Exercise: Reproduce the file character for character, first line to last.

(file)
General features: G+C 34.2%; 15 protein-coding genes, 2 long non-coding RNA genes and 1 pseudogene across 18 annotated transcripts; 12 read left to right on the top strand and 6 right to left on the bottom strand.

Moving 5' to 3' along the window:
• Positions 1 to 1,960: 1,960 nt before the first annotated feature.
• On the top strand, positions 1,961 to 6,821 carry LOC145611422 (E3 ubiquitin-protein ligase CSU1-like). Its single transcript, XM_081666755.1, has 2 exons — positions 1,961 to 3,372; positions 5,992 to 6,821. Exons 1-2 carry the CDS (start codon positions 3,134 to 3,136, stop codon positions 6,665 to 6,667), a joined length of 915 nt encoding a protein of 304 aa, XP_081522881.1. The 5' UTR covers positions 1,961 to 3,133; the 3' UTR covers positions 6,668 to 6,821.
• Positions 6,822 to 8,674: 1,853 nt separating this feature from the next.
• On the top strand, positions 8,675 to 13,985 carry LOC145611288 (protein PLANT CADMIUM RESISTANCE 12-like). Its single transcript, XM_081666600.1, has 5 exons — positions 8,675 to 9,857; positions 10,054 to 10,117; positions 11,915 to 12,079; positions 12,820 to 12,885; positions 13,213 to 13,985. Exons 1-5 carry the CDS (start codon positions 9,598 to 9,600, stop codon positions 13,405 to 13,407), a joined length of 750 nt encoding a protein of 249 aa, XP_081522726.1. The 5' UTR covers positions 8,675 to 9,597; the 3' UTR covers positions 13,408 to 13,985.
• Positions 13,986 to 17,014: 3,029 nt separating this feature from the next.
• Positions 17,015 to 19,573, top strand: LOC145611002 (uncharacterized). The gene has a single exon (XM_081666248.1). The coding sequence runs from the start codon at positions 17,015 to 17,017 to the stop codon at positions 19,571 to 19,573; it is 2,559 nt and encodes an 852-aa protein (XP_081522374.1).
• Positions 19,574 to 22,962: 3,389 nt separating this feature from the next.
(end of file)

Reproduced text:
General features: G+C 34.2%; 15 protein-coding genes, 2 long non-coding RNA genes and 1 pseudogene across 18 annotated transcripts; 12 read left to right on the top strand and 6 right to left on the bottom strand.

Moving 5' to 3' along the window:
• Positions 1 to 1,960: 1,960 nt before the first annotated feature.
• On the top strand, positions 1,961 to 6,821 carry LOC145611422 (E3 ubiquitin-protein ligase CSU1-like). Its single transcript, XM_081666755.1, has 2 exons — positions 1,961 to 3,372; positions 5,992 to 6,821. Exons 1-2 carry the CDS (start codon positions 3,134 to 3,136, stop codon positions 6,665 to 6,667), a joined length of 915 nt encoding a protein of 304 aa, XP_081522881.1. The 5' UTR covers positions 1,961 to 3,133; the 3' UTR covers positions 6,668 to 6,821.
• Positions 6,822 to 8,674: 1,853 nt separating this feature from the next.
• On the top strand, positions 8,675 to 13,985 carry LOC145611288 (protein PLANT CADMIUM RESISTANCE 12-like). Its single transcript, XM_081666600.1, has 5 exons — positions 8,675 to 9,857; positions 10,054 to 10,117; positions 11,915 to 12,079; positions 12,820 to 12,885; positions 13,213 to 13,985. Exons 1-5 carry the CDS (start codon positions 9,598 to 9,600, stop codon positions 13,405 to 13,407), a joined length of 750 nt encoding a protein of 249 aa, XP_081522726.1. The 5' UTR covers positions 8,675 to 9,597; the 3' UTR covers positions 13,408 to 13,985.
• Positions 13,986 to 17,014: 3,029 nt separating this feature from the next.
• Positions 17,015 to 19,573, top strand: LOC145611002 (uncharacterized). The gene has a single exon (XM_081666248.1). The coding sequence runs from the start codon at positions 17,015 to 17,017 to the stop codon at positions 19,571 to 19,573; it is 2,559 nt and encodes an 852-aa protein (XP_081522374.1).
• Positions 19,574 to 22,962: 3,389 nt separating this feature from the next.